FACTBOX: Video Assistant Referee at 2018 World Cup

Thursday, 2018-06-14 11:27:58
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VAR is a new addition to this summer's World Cup.
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Factbox on the Video Assistant Referee (VAR) system which will be used at the World Cup finals for the first time in Russia:

WHAT IS IT?

The VAR is a match official who monitors video footage of the game for incidents that the on-pitch referee and his assistant referees might have missed.

HOW WILL IT WORK AT THE WORLD CUP?

A VAR, one of 13 FIFA qualified referees, and three assistants will monitor each of the 64 matches at the World Cup from an operations room in Moscow.

They will have access to the pictures from 33 broadcast cameras as well as two cameras dedicated to aiding offside decisions. Eight of the cameras will provide "super slow-motion" and four "ultra slow-motion" pictures.

Another dedicated camera will be installed behind each goal for the matches in the knockout stages of the tournament.

The sign for the VAR Video Assistant Referee is seen on the big screen during the DFB Cup Semi Final match between FC Schalke 04 and Eintracht Frankfurt in April.

WHAT DECISIONS WILL THE VAR REVIEW?

The VAR will become involved only in the following instances:

* Goals and offences leading up to a goal

* Penalty decisions and offences leading up to a penalty

* Direct red cards

* Cases of mistaken identity

Referees take part in a presentation of VAR before the French League Cup football match between Nice and Monaco in January.

CAN THE REFEREE REVIEW THE FOOTAGE?

Yes, for some incidents, the referee will act on information from the VAR, in others they will view the footage at the side of the pitch.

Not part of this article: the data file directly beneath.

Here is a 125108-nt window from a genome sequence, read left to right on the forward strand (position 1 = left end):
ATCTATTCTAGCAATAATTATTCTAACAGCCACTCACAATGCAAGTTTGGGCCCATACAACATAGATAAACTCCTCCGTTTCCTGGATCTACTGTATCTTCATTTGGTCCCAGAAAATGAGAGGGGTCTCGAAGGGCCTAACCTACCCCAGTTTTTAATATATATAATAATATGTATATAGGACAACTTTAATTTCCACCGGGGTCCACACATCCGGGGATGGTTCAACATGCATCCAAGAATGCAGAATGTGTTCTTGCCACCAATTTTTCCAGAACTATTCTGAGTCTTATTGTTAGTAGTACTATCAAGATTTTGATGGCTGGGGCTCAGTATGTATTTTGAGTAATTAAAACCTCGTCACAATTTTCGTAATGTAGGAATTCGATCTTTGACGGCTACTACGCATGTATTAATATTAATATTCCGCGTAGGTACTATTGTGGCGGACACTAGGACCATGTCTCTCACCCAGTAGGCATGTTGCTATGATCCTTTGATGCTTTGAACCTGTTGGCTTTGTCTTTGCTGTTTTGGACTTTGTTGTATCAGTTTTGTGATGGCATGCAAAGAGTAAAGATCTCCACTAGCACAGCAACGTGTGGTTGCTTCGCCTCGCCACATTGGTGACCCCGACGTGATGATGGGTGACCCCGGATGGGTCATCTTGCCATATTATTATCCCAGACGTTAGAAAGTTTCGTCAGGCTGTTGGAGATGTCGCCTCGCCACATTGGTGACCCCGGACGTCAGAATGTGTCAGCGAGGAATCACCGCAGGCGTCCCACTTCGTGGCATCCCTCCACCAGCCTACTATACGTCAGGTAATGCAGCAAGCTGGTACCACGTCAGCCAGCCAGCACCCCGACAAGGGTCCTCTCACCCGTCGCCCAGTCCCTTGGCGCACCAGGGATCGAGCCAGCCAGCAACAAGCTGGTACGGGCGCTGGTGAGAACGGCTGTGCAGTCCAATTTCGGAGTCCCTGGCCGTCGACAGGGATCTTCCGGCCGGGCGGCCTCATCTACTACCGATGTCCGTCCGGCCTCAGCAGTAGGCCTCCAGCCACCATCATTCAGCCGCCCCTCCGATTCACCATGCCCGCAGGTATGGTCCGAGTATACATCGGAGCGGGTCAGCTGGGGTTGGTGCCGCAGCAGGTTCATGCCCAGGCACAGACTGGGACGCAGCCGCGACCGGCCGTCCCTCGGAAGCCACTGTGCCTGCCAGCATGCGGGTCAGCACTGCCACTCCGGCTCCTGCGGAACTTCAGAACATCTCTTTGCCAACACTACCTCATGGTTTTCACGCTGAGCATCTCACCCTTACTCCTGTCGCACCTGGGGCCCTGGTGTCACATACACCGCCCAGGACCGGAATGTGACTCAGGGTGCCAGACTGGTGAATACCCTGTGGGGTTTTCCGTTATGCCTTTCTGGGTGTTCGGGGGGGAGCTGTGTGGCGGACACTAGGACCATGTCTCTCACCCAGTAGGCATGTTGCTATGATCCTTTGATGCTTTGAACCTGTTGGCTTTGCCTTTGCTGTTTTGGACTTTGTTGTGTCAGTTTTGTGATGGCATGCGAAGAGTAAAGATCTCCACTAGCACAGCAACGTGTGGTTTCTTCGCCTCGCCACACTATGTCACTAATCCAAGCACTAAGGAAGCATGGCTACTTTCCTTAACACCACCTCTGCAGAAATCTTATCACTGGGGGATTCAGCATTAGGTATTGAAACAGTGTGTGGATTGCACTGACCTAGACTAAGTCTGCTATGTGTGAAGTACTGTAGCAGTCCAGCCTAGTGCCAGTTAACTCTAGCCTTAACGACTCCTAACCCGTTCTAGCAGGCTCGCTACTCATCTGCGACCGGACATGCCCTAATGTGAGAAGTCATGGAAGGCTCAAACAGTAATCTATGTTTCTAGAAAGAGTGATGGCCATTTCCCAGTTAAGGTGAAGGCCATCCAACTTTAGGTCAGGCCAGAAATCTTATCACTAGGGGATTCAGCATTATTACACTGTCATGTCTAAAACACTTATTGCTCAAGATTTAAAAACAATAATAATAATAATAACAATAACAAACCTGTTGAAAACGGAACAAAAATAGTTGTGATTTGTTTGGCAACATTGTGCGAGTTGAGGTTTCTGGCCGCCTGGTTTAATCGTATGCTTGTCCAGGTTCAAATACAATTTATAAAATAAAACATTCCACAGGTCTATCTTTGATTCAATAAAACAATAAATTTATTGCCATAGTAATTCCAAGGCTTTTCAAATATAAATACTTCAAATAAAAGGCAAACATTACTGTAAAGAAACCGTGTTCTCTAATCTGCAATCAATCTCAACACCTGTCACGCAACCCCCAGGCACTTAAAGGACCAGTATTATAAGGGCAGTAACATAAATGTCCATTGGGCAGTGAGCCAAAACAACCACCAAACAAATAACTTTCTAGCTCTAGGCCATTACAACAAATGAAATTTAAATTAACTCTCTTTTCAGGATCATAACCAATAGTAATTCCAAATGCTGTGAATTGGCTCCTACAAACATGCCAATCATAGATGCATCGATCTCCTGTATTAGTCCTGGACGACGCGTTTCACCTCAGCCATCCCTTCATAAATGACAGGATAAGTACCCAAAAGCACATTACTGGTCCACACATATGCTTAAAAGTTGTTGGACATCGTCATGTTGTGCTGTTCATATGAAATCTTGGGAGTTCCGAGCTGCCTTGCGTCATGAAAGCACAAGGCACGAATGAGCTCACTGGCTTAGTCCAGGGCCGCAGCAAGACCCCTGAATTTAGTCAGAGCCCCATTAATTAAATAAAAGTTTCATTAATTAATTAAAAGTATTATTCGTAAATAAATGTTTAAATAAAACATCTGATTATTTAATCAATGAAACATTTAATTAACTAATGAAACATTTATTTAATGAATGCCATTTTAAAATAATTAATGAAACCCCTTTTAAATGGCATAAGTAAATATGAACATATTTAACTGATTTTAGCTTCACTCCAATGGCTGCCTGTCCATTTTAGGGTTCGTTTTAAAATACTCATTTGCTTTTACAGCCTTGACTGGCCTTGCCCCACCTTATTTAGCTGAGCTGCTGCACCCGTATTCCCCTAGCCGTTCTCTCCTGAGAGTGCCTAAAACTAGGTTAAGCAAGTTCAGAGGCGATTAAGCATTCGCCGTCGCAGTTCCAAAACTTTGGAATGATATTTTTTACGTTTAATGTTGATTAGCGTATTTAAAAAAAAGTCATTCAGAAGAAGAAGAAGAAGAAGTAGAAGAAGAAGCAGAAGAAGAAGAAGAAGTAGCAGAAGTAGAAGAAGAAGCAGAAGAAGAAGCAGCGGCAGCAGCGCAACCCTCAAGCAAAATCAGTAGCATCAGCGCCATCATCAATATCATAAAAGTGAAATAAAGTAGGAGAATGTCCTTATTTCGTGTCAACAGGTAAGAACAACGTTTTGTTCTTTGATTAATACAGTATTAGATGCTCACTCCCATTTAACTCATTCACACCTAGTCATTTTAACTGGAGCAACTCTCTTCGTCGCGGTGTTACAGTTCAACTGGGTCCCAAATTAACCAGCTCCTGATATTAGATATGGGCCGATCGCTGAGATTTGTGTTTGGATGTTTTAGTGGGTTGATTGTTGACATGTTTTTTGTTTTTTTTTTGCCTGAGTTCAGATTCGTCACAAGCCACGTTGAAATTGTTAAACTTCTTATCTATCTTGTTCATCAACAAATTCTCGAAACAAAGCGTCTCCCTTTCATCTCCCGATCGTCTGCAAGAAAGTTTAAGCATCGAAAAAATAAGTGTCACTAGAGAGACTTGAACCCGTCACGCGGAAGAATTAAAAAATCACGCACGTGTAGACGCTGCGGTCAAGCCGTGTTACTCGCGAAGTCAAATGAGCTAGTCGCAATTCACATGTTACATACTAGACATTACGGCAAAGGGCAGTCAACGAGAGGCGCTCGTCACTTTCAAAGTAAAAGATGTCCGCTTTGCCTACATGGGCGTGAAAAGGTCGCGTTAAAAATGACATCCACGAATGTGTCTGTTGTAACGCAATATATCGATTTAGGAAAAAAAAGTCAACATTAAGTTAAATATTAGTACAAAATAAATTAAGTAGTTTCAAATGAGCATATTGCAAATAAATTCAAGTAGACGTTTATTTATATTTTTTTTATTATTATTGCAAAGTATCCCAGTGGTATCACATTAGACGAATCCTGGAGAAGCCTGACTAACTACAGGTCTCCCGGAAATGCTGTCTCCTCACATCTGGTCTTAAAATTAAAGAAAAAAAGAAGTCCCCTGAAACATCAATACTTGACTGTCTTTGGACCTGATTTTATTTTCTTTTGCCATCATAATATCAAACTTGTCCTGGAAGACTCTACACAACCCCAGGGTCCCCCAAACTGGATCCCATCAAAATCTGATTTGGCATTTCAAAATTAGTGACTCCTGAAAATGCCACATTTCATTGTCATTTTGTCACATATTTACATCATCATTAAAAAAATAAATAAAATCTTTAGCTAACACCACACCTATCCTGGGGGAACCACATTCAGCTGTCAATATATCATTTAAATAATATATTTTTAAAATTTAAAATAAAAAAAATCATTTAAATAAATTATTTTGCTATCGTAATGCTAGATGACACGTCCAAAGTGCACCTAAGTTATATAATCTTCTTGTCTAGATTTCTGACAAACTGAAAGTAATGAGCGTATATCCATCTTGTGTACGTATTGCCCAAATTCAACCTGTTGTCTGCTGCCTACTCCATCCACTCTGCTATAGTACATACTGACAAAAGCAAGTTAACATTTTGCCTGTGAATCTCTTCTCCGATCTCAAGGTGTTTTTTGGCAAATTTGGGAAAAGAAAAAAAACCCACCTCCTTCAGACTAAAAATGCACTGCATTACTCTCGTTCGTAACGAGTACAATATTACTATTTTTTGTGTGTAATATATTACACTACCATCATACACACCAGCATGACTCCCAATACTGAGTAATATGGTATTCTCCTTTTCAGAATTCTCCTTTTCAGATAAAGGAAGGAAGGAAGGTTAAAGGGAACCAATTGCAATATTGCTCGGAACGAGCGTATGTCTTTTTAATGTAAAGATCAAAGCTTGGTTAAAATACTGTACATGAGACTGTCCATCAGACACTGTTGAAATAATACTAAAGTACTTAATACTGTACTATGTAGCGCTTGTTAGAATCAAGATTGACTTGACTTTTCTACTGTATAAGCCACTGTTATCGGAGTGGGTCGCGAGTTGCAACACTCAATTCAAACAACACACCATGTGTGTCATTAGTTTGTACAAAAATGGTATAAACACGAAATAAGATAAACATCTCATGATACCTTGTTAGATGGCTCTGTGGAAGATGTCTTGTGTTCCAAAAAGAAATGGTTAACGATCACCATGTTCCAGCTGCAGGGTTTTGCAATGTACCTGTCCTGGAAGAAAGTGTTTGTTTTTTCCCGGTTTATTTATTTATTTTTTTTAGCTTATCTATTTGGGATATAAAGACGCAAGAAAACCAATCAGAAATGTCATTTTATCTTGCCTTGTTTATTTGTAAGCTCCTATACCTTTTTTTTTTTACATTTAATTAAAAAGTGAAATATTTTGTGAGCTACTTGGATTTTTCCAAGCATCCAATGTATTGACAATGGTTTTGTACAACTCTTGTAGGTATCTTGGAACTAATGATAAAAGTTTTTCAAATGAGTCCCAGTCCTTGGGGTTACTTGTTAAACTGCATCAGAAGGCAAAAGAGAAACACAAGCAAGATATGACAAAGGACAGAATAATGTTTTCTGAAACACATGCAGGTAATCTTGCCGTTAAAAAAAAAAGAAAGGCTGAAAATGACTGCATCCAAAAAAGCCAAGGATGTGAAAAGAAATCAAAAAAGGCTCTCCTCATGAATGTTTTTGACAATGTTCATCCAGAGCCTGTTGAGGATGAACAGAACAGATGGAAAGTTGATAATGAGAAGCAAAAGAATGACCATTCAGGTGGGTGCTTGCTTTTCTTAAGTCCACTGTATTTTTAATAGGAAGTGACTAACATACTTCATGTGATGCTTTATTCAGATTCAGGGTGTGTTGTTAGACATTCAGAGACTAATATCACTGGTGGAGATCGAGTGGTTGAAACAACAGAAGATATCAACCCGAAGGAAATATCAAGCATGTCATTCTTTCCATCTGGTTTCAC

The on-field review will take place in the following circumstances:

* When a goal has been scored, in the case of a foul committed by an attacking player or for offside interference.

* On penalty decisions, for a foul leading up to penalty or a foul by an attacking player.

* All direct red card incidents.

Referee Jon Moss communicating with VAR (left) and then signalling an official review (right) during Leicester's FA Cup match with Fleetwood in January.

The referee will act on VAR advice in the following circumstances:

* When a goal has been scored, to decide if a player was in an offside position leading up to the goal or if the ball had gone out of play leading up to the goal.

* On penalty decisions, to decide whether a foul was committed inside or outside the penalty area, if the ball had gone out of play leading up to penalty or if a player was in an offside position leading up to penalty.

* All cases of mistaken identity.

VAR will be used at all 64 matches at this summer's World Cup.

Reuters
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